Almond Biscotti With Vin Santo And TBA

On saturday I was having a dinner with my wife and some friends. A 3-course menu. For dessert we had almond biscotti and because I was unsure with what wine to pair them I asked you, my readers, in my last post what wine you would pair with them. Fellow blogger Talkavino suggested an aged TBA (Trocken Beren Auslese) whereas Stefano from Clicks & Corks and Julian from  Vino In Love recommended to pair the almond biscotti with vin santo, a sweet wine from Italy.

Because I couldn’t decide between the two wines I decided to buy a bottle of each. I also never had a TBA before so that was another reason for me to buy both wines.

Almond biscotti are a cookies that are especially popular in Italy. Julian and Stenfao pointed out in their recommendation that the traditional pairing with these Tuscan biscotti is vin santo. If you are not familiar with what vin santo is then let me redirect you to this post from Julian which explains quite well the origins of that wine.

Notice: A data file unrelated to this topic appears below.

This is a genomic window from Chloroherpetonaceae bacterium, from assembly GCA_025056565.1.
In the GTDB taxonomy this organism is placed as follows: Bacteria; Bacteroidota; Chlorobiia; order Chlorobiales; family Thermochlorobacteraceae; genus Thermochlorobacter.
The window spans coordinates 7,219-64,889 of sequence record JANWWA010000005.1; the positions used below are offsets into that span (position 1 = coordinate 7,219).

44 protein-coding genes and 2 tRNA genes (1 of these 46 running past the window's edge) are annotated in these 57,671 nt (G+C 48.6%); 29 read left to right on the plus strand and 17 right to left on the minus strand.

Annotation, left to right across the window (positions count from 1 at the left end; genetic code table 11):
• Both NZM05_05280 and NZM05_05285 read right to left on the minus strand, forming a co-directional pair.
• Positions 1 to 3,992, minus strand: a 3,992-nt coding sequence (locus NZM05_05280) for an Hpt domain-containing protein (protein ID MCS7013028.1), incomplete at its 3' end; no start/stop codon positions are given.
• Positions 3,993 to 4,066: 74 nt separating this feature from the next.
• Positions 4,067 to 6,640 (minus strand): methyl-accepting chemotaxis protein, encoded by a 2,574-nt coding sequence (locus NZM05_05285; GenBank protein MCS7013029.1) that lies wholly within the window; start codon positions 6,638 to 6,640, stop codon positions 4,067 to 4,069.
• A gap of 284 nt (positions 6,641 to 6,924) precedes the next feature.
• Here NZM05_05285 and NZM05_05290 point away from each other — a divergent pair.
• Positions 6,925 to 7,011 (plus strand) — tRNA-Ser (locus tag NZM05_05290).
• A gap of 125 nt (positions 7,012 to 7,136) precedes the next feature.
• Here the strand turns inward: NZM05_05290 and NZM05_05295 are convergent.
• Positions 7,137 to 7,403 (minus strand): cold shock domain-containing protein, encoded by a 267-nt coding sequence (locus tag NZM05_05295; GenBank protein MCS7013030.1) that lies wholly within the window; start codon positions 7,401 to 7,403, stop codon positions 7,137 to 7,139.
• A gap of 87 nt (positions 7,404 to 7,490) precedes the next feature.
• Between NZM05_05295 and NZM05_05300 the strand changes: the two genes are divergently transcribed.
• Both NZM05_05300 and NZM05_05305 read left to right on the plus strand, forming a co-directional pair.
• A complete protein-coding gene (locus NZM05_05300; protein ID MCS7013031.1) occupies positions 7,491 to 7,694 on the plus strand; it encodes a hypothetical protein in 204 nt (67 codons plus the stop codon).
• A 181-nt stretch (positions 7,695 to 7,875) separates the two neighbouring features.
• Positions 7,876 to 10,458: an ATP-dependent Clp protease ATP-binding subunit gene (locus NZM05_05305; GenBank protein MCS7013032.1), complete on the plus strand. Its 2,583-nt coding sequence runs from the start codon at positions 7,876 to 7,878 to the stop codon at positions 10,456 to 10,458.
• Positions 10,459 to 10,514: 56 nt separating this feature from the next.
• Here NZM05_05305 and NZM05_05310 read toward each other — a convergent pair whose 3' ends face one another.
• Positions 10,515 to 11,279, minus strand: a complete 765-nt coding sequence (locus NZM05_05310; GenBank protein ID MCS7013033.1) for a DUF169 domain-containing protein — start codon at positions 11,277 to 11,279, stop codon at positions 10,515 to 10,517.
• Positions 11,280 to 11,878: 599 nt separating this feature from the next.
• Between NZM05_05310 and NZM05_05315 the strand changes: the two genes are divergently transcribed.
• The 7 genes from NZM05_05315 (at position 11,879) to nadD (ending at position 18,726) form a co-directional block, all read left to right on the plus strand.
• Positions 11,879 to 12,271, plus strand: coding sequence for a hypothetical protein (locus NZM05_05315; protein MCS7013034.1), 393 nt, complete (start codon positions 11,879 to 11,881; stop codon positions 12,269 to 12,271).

The two wines I picked to pair with the biscotti were: 2004 San Felice Vin Santo del Chianti Classico from Tuscany and 2001 Hopler Trocken Beren Auslese from Austria. I wanted to buy a TBA from Germany but the stores that I went to didn’t seem to carry any.

Hopler’s TBA comes from Austria’s Brugenland region and is a blend of 50% Samling, 30% Chardonnay and 20% Gruner Veltliner. To be honest I was not familiar with the Samling grape before trying this TBA. Have you tried any wines from Samling before? Let’s move on to my tasting notes for the Hopler TBA.

In the glass, the wine has a golden-yellow color. On the nose, intense aromas of apricot, honey, cloves and caramelized oranges. In the mouth, quite sweet, very smooth with notes of apricots. The finish is extremely long. Highly recommended but also quite expensive. The 0.375 liters bottle sells for around $100. Luckily we were only 4 people otherwise one bottle wouldn’t have been enough..

But fortunately I also bought that San Felice vin santo. A 0.375 liters bottle retails for around $25. The vin santo is produced with 75% Trebbiano and 25% Malvasia grapes that are planted in the Chianti area of Tuscany. Here are my tasting notes for it.